Anyone visiting the SE US soon from a proper HP-sauce place?
posted by hydrobatidae at 7:14 PM on September 13, 2011


And for tea, I'm addicted to PG Tips.
posted by hydrobatidae at 7:15 PM on September 13, 2011 [3 favorites]


hydrobatidae - The US version has high-fructose corn syrup. The Canadian version probably doesn't.
posted by bh at 7:26 PM on September 13, 2011


Oh man. IZ NUTTING SAYCRID? (Good thing I don't believe in sympathetic magic ... I was just -trying one box- of Stash double bergamot.)

I spose the next thing they'll be adding a spot of Hello Kitty Peppermint to Lapsang Souchong. THAT'll be WOR!
posted by Twang at 7:33 PM on September 13, 2011


As long as dey don't change Daddie's sauce mon.
posted by infinitewindow at 7:44 PM on September 13, 2011


I recently switched to Darjeeling instead of Earl Grey. Looks like that was more or less in time. Twinings, why hast thou forsaken us?

Brown sauce on beans on toast is one of the only breakfasts I enjoy. Capitalism ruins everything.
posted by Errant at 7:55 PM on September 13, 2011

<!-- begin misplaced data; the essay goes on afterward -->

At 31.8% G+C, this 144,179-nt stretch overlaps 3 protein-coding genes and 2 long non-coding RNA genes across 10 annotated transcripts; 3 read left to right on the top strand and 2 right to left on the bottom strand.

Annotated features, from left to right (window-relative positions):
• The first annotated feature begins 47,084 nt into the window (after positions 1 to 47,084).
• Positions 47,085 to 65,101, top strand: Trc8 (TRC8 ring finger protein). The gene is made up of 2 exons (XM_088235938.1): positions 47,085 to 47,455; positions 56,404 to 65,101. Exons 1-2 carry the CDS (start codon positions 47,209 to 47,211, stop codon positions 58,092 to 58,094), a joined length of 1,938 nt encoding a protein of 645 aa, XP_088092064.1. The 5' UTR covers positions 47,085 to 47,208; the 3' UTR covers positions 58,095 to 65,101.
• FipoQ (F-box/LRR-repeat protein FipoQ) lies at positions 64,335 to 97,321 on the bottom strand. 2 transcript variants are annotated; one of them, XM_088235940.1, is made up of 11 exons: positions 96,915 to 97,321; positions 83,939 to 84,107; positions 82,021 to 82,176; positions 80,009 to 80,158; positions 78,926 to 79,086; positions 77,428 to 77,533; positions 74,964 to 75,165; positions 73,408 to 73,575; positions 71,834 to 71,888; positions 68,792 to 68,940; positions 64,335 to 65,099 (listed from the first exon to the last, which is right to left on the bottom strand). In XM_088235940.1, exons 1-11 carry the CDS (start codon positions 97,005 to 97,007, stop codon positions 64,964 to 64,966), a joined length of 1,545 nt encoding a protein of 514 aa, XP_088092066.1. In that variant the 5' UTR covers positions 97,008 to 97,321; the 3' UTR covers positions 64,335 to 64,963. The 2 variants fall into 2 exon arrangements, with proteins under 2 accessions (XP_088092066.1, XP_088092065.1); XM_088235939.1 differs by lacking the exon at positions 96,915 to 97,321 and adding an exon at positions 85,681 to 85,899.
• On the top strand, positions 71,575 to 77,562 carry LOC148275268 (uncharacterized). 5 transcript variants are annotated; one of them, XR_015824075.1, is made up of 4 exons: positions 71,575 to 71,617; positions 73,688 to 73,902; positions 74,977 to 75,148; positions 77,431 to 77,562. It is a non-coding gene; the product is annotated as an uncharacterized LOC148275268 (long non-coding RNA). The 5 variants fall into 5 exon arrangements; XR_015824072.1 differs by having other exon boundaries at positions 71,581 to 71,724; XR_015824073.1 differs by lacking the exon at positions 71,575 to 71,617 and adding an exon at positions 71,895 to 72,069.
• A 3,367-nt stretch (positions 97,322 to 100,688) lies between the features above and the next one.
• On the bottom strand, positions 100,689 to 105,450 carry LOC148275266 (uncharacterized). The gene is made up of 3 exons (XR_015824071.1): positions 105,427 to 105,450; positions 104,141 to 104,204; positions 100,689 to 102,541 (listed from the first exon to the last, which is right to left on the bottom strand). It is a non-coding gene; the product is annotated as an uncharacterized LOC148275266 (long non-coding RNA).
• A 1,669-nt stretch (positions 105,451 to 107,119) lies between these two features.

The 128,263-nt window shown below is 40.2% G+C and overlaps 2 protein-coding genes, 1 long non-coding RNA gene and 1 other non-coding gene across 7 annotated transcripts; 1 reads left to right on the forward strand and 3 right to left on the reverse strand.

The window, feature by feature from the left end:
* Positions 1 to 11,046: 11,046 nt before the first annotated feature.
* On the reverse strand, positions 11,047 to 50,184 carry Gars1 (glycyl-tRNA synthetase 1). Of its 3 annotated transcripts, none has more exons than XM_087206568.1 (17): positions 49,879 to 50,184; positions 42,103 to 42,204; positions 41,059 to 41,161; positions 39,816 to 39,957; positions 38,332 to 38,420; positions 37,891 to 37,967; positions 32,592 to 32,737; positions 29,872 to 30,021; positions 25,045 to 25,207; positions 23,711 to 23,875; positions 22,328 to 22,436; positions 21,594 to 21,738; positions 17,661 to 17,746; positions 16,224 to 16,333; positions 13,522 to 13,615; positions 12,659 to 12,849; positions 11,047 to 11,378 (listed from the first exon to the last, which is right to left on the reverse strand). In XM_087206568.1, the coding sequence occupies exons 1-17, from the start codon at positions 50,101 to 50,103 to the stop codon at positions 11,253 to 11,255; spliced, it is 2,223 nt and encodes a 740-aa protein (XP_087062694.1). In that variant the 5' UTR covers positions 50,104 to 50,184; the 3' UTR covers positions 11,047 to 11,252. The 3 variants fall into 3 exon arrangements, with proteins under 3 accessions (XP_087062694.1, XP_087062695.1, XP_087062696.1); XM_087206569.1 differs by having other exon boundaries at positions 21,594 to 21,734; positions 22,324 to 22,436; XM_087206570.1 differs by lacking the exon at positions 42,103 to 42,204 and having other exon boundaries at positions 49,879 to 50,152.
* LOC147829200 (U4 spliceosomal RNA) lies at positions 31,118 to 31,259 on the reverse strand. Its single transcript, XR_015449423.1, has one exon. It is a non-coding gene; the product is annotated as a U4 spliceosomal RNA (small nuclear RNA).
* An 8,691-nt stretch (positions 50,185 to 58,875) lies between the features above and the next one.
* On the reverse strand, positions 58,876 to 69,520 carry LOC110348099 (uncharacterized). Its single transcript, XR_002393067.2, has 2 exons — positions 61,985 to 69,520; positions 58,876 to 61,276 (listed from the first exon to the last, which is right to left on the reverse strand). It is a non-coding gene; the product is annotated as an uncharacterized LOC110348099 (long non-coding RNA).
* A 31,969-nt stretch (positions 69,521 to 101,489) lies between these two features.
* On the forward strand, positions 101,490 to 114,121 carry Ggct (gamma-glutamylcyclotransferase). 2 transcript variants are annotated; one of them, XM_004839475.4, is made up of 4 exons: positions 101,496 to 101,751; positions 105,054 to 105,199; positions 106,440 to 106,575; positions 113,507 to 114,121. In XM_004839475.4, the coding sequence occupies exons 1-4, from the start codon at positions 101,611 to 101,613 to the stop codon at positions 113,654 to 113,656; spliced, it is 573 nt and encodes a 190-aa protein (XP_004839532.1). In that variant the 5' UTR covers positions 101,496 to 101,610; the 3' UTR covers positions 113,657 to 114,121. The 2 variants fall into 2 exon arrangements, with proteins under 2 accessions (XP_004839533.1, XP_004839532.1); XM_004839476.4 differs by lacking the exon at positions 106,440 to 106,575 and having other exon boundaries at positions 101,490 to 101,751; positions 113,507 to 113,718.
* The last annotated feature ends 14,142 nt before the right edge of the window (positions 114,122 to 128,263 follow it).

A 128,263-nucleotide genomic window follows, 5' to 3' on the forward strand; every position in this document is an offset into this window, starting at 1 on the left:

(and personally, I drink Typhoo tea. It puts the OO in Typhoo).
posted by 1000monkeys at 7:58 PM on September 13, 2011


Whatever that means.
posted by 1000monkeys at 7:58 PM on September 13, 2011 [2 favorites]


Funny how they should change the recipe to HP less than five years after they stopped manufacturing it in the UK.
posted by furtive at 8:01 PM on September 13, 2011


Just don't let anyone change PG tips or there will be hell to pay.
posted by Space Kitty at 8:31 PM on September 13, 2011


Why do corporations insist on tweaking with things that work? If they want to 'revitalize' your brand or something equally stupid why don't they just introduce a "new earl grey double plus good" and leave my old one alone!

Here's hoping that this will get quickly reversed prior to the new crap making it over to Canada. I like lemon in my Earl Grey sometimes... but I'll put it in myself thanks.
posted by cirhosis at 8:36 PM on September 13, 2011